Steamed Hams Localized Entirely Within A Printed Circuit Board

Maybe you’ve heard of a TV show called The Simpsons. Steamed Hams make a one-gag appearance in an unforgettable luncheon where Principal Skinner poker-faces his way out of a disaster with Superintendent Chalmers. Meanwhile, over on imgur, [Agumander] has put a black and white screencap from Steamed Hams in a printed circuit board.

The memory for this chip is an AT28C64, a 64 kilobit or 8 kilobyte steamed RAM. You call it a steamed RAM despite the fact that it is obviously a ROM. There is no microcontroller on this board or really anything resembling programmable logic. Everything is just logic chips. This board displays a 256×256 1 bit per pixel image over composite video. The sync is generated with the help of a 14MHz crystal and some circuitry taken from the original PONG board. Other than that, it’s just a bunch of NANDs and ORs that roll through the address space of the ROM and spit values out over a composite video port.

The build began by breadboarding everything save for a nifty solderless breadboard power adapter. Three ROM chips were programmed with different images — a cat, something to do with vaporwave, and some guy that looks like the poster from Eraserhead. Everything worked on the breadboard — yes, even at 14 MHz — so the build moved on to a printed circuit board.

The result is fantastic, and should work well on anything with a composite video port. We’re awarding bonus points for putting a socket on the ROM, simply so [Agumander] can change the image without whipping out the desoldering braid. If you need a refresher on Steamed Hams, it’s from the 7th season Simpsons episode ’22 Short Films About Springfield’.

23 thoughts on “Steamed Hams Localized Entirely Within A Printed Circuit Board

    1. Yes if you are not a Simpsons watcher the essence of the article is pretty well hidden among lots of obscure-sounding Simpsons noise. pelrun’s precis would have been a far better title than some blurb about steamed ham. The point of the project is the circuit, not The Simpsons.

        1. No, the OP is right and IMHO its’ mostly down to this line

          “has put a black and white screencap from Steamed Hams in a printed circuit board. ”

          Put it in the PCB?
          Eteched it on?
          Sandwiched it in one of multiple layers in copper?
          Drew it in pen?
          WTF?

          Ah, you mean built a circuit on a PCB to output it over composite to a monitor.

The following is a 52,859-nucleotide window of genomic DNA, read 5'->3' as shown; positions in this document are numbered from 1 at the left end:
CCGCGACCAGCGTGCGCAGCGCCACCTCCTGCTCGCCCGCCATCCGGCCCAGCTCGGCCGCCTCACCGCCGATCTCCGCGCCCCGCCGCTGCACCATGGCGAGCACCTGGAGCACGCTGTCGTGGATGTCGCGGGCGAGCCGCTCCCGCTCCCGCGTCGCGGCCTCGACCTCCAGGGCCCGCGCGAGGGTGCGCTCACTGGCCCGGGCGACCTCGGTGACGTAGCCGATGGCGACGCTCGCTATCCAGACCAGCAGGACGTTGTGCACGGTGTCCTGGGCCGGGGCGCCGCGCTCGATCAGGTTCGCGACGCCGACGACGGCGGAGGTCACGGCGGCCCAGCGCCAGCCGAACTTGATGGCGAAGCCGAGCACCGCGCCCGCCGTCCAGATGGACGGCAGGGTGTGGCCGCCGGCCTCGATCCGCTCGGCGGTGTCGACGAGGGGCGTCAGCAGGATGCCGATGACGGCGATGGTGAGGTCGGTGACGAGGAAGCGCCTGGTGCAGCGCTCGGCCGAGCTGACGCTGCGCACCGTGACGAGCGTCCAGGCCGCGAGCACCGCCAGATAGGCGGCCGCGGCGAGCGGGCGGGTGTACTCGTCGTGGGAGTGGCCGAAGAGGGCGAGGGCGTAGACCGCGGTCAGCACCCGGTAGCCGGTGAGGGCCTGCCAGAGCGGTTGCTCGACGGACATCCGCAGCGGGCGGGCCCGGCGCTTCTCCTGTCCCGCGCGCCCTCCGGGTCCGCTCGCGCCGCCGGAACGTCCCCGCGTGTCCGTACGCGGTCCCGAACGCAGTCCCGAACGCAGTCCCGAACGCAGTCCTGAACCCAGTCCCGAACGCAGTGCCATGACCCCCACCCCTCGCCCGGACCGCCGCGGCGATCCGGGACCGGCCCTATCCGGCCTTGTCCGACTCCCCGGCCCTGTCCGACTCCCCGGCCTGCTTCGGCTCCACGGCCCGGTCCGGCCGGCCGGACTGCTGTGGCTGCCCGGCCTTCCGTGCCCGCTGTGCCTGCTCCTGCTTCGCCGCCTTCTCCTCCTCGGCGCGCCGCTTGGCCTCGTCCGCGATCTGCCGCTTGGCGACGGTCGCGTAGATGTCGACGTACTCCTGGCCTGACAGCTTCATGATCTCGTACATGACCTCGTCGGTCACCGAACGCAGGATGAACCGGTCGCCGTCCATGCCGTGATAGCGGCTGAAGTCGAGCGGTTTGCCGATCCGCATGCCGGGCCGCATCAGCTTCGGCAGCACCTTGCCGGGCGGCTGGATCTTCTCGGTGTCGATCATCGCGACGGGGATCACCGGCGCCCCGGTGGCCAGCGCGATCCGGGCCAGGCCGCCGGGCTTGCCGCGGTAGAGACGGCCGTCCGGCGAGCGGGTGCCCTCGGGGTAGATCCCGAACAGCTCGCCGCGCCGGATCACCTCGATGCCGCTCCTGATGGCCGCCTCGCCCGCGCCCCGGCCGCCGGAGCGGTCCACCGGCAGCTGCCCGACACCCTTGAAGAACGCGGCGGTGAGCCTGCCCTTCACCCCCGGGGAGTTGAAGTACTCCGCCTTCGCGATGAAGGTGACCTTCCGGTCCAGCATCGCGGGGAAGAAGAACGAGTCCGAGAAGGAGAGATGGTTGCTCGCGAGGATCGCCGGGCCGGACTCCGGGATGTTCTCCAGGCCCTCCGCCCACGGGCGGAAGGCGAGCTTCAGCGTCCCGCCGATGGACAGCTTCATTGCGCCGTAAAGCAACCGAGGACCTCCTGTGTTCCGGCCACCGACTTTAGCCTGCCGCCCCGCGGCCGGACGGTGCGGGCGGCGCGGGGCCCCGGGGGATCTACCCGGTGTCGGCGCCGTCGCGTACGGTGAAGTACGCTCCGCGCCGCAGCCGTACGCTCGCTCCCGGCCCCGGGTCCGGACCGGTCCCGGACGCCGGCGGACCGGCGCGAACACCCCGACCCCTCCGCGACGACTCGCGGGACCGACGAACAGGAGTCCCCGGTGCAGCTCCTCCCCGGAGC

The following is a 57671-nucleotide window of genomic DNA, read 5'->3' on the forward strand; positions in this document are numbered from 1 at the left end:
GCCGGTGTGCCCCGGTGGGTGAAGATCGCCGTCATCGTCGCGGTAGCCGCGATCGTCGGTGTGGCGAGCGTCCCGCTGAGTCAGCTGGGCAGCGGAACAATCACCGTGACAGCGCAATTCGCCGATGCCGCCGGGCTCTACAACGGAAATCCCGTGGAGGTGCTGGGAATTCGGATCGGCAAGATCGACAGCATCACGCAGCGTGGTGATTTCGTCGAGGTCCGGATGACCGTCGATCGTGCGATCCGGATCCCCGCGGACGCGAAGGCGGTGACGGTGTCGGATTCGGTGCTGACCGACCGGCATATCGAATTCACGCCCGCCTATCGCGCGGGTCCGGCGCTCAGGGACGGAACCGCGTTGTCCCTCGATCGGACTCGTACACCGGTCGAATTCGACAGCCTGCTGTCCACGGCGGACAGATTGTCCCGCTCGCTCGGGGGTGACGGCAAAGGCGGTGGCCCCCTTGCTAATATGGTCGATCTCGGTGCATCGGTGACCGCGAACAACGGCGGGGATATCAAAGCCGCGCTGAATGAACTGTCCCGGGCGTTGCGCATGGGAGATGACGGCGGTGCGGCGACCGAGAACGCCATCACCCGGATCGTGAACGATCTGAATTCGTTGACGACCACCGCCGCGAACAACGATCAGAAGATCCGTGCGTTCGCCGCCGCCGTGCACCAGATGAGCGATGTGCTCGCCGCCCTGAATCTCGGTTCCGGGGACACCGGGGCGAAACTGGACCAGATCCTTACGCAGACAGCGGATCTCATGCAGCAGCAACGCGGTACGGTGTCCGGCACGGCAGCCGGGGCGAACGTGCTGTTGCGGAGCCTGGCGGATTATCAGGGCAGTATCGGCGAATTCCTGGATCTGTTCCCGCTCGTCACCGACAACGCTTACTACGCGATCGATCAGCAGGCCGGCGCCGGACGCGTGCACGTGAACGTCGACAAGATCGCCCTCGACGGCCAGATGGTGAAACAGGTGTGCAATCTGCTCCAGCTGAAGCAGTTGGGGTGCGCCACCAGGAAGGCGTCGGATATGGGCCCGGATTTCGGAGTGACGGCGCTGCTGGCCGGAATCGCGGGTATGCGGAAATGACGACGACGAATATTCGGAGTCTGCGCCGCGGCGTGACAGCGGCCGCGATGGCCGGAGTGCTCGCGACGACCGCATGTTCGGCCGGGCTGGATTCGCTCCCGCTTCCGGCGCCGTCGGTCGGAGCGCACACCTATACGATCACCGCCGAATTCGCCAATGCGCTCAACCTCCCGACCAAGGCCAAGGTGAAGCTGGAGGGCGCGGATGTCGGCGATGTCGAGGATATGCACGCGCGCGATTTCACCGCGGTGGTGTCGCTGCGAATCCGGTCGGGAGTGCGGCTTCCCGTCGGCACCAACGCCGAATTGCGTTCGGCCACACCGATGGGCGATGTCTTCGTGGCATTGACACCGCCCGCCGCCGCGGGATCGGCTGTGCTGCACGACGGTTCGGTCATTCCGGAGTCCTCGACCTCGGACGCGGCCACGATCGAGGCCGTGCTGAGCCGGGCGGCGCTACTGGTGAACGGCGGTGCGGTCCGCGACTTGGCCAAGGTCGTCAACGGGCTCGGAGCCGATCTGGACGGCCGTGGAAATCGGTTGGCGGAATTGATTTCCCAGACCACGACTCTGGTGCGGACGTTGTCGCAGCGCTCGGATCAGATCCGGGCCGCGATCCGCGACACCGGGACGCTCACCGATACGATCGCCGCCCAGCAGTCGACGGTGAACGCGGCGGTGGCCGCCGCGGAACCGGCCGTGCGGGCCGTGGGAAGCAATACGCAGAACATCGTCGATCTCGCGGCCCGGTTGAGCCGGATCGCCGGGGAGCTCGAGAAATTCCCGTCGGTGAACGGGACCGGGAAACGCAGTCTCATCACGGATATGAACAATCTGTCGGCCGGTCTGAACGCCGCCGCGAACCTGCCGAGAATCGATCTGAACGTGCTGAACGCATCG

Even tho the pic looks like an Etch A Sketch.
          But not till end of 2nd paragraph is that remotely clear.

          And the steamed hams reference. So it’s a meme.
          Which what, 20% of the readership may even know about “being a thing” as 80% have lives beyond memes.

          But feel free to be obtuse Elliot.

          Really.

          1. As a non native English speaker I’m in the 20% group. “steamed hams” painted a picture in my head of a group radio amateurs in a steam room. And then some story about an animated sitcom… huh? What’s this all about?

          2. It’s actually both stored in the ROM and also silkscreened on the bottom of the board.

            Apologies for the etch-a-sketch quality. I picked up digital circuit design as a hobby last August so I’m still new at this! :P

  1. that’s actually an EEPROM, clever, when i did the same thing 25 years ago I used an EPROM and still remember the 20 minute erase cycle between tries to correctly align the data.

    Regarding comments about the Simpsons, they are needed because without them there isn’t much else to the project.

    1. Bypass caps are highly overrated.

      I once had to redesign a 3″ circular PCB to fit on a 1″ square PCB. The MCU itself was a 128-pin QFP and took up most of one side of the PCB. Running out of ideas, I took the 3″ prototype and desoldered all of the decoupling caps. It worked. I ran it through standard testing to make sure it held spec, and it did. It even kept up 100-base T Ethernet communication between -80F and +170F.

      If your power regulation is good, and your circuit design is good (aside from no bypass caps), and the whole thing is shielded, bypass caps aren’t critical.

    1. Part of why I didn’t incorporate that functionality into the ROM is that I eventually want to replace it with a RAM chip of the same size, and use it as the video board in a 6502-based game console. Additionally I’m mulling the idea of multiplexing *two* RAM chips to create a double-buffer in hardware.

  2. Woah, I’m famous! The Eraserhead-looking guy is actually me, lol. If you liked that I socketed the ROM, you’ll love the cartridge port I added on the second version of this board.

    1. Principal Skinner was trying to gloss over having ruined dinner by burning it and then secretly buying fast-food at Krusty Burger, poorly disguising the hamburgers by dubbing them ‘steamed hams.’

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